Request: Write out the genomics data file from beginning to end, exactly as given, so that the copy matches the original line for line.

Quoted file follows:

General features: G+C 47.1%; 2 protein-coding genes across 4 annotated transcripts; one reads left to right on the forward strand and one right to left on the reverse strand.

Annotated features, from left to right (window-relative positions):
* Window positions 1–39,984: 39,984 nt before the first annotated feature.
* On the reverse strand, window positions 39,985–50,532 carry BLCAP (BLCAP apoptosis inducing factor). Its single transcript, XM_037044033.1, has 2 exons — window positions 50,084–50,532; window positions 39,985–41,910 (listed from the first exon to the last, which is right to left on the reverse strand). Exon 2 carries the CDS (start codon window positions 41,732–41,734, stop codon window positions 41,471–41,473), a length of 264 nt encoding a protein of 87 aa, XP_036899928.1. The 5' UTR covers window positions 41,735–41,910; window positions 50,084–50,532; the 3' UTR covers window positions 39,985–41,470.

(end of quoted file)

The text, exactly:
General features: G+C 47.1%; 2 protein-coding genes across 4 annotated transcripts; one reads left to right on the forward strand and one right to left on the reverse strand.

Annotated features, from left to right (window-relative positions):
* Window positions 1–39,984: 39,984 nt before the first annotated feature.
* On the reverse strand, window positions 39,985–50,532 carry BLCAP (BLCAP apoptosis inducing factor). Its single transcript, XM_037044033.1, has 2 exons — window positions 50,084–50,532; window positions 39,985–41,910 (listed from the first exon to the last, which is right to left on the reverse strand). Exon 2 carries the CDS (start codon window positions 41,732–41,734, stop codon window positions 41,471–41,473), a length of 264 nt encoding a protein of 87 aa, XP_036899928.1. The 5' UTR covers window positions 41,735–41,910; window positions 50,084–50,532; the 3' UTR covers window positions 39,985–41,470.